A NJ lawmaker is pushing for a bill that would make the 2 percent cap on interest arbitration on contract talks with public employees a permanent mandate. If the law passes, the cap could help towns stabilize property taxes, according to the legislator.

Governor's Office, Tim Larsen

In 2011, New Jersey enacted a 2 percent cap on property tax increases. The state also mandated a 2 percent cap on interest arbitration in contracts talk with public employees including police and firefighters. The property tax cap is permanent, but the arbitration cap is set to expire April 1. A bill has been drafted to make the arbitration cap live on in perpetuity.

“I’m introducing legislation that will make the cap on interest arbitration awards that we did four years ago permanent,” said Assemblyman Declan O’Scanlon (R-Red Bank). “It has to be permanent. If we are going to hold the line on property taxes and if we are going to not bankrupt municipalities this has to be made permanent.”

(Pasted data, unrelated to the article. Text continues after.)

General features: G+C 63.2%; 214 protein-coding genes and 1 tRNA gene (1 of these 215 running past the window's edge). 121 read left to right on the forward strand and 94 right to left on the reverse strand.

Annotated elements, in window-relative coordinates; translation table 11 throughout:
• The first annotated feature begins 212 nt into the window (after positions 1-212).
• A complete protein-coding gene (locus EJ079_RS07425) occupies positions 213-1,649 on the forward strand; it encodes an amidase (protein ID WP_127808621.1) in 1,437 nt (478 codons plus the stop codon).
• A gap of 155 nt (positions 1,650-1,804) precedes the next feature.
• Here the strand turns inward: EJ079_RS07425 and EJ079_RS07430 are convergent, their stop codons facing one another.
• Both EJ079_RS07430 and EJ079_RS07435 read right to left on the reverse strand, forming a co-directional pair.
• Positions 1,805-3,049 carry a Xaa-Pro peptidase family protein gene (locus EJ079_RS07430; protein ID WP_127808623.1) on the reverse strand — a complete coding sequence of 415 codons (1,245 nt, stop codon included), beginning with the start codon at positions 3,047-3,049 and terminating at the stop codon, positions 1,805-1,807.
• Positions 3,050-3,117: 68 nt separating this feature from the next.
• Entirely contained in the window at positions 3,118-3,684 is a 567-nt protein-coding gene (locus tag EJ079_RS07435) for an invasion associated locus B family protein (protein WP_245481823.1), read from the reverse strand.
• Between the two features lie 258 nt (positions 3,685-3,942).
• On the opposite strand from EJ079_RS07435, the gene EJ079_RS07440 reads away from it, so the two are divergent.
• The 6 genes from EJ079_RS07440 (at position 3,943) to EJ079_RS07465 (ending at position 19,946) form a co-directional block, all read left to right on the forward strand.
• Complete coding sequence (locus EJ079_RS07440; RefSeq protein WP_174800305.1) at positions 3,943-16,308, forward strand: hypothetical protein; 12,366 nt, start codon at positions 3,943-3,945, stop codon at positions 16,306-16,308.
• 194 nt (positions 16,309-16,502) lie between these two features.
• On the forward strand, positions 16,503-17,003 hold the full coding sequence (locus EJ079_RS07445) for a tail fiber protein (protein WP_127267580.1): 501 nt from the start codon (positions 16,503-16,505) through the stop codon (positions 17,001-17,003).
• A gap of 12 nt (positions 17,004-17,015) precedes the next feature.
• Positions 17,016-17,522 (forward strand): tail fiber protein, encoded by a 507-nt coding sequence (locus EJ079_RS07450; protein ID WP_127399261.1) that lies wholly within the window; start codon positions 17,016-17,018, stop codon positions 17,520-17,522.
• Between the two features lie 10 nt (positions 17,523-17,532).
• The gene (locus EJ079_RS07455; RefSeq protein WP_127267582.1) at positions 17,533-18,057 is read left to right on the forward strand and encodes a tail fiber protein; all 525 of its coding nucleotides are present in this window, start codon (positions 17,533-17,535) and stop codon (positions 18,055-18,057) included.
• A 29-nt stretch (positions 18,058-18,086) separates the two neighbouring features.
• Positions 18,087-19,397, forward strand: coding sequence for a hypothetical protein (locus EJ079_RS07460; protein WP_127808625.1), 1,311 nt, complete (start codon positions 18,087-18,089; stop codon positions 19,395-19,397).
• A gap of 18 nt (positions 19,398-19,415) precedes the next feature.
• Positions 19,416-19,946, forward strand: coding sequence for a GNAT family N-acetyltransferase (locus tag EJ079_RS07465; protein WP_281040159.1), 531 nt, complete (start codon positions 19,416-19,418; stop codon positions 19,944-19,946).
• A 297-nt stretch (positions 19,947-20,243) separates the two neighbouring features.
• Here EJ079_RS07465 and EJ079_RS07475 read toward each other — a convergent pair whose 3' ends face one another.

According to O’Scanlon the arbitration cap is one of the key reforms the legislature and Gov. Chris Christie have been able to push through. He said the cap has been instrumental in helping towns stabilize property taxes.

“We have seen this year the lowest growth in property taxes in 15 years and we will continue to see that if we continue this policy,” O’Scanlon said. “Mathematically you can’t have a tax cap without an arbitration award cap. It would be like me saying to you, ‘I’m going to limit your salary increases every year in your household to two percent, but I’m going to increase you mortgage payments by 10 percent.'”

Anyone who is against the interest arbitration cap is, by definition, against the property tax cap according to the assemblyman.